In Summary
  • Kariuki’s shop located in Donholm estate in Nairobi boasts of several cereal products such as rice, maize, millet and sorghum as well as legumes like beans, peanuts and green grams sourced from around the country.
  • For Kariuki, though, the process of sourcing the cereals and legumes is entirely different but equally requires patience and caution. The 23-year-old works with a network of traders, some of who go to the farms to collect the best produce, another group transports it to the urban areas before it reaches him to sell to consumers.
  • Kariuki buys a 300kg bag of pishori rice at Sh33,900, transport charges included, then sells at Sh150 a kilo. A bag of beans, on the other hand, goes for up to Sh10,000, with maize being among the cheapest grains.
  • To run the business, one has to have several licences. Kairuki has a health permit which costs Sh1,200 a year, one for food hygiene Sh7,000 and a trading licence, which goes for Sh5,000 annually.

When Patrick Kariuki first moved to Nairobi in 2017, he realised that residents loved purchasing unpacked rice from grain stores.

Having been brought up in Mwea, Kirinyaga County, where quality rice is grown and processed, he chose to venture into the grains business, ploughing into the venture Sh300,000.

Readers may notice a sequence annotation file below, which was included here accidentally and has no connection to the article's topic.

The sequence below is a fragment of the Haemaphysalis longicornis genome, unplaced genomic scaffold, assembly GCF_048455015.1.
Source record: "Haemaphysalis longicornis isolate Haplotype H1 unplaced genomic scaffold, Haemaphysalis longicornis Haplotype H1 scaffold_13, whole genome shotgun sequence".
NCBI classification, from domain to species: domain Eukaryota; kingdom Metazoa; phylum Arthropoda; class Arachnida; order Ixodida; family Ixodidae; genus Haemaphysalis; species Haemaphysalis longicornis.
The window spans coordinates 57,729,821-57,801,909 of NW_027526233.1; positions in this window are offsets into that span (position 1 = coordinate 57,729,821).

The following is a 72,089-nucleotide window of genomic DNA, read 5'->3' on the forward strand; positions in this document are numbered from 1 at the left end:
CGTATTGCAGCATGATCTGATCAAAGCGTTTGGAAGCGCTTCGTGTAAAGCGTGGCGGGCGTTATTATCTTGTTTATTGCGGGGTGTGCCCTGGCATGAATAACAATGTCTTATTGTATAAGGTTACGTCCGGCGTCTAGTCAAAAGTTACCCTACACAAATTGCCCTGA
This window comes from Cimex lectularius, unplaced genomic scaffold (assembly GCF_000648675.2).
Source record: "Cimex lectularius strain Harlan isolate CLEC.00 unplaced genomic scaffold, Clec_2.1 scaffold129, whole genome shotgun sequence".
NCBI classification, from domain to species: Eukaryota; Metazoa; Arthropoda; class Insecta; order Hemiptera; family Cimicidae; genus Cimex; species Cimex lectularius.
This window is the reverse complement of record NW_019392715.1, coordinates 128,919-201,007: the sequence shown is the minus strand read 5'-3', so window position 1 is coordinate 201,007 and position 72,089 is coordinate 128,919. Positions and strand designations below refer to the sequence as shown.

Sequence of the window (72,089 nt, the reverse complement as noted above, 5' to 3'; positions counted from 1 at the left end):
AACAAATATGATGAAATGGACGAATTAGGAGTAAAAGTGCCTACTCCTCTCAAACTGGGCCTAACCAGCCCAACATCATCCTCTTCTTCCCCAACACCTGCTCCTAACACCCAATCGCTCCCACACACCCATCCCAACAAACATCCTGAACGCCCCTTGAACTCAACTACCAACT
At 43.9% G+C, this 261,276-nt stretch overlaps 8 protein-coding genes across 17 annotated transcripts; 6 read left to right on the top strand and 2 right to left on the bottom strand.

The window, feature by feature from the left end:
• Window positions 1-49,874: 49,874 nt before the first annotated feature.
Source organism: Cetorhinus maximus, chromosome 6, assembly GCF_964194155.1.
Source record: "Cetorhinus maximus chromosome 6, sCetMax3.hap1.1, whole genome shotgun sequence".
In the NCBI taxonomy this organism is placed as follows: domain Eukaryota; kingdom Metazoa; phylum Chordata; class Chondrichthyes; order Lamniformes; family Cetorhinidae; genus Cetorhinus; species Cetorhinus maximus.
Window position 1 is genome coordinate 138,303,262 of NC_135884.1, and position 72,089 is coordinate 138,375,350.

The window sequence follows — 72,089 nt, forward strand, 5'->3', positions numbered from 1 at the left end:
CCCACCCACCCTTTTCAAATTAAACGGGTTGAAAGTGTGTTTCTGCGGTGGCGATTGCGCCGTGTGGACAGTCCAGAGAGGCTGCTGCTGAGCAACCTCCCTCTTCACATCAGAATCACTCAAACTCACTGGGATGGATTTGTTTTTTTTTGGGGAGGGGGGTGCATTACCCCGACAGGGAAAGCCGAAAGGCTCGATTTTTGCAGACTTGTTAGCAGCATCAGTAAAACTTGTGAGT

Kariuki’s shop located in Donholm estate in Nairobi boasts of several cereal products such as rice, maize, millet and sorghum as well as legumes like beans, peanuts and green grams sourced from around the country.

Kevin Kiriza, on the other hand, vends farm-fresh vegetables at Mutindwa market in Buru Buru. Kiriza, who was a second-hand clothes dealer, switched business after realising there was a growing demand for traditional vegetables.

The veggies he sells include managu (African nightshade), kunde (cow peas), spinach, mrenda (jute mallow) and dodo (amaranth).

Kiriza’s day begins at 3am, with his first stop being Muthurwa market where vegetables from Busia, Kisumu and Kakamega are brought. He then heads to Gikomba market where he collects deliveries often sent in from Limuru and Kiambu where he makes direct orders from farmers.

“It takes time and caution to get the best produce at good bargain. If you don’t go early, you miss the best,” says the 25-year-old, who started the business with Sh10,000.

For Kariuki, though, the process of sourcing the cereals and legumes is entirely different but equally requires patience and caution. The 23-year-old works with a network of traders, some of who go to the farms to collect the best produce, another group transports it to the urban areas before it reaches him to sell to consumers.

“Each player in this network has to do their part well to keep the business running,” says Kariuki.

Sourcing directly from the farmer is a little cheaper for a trader, according to him, but it costs more in the sense of time and transport. However, with the network, the whole process is coordinated.

SEVERAL LICENCES

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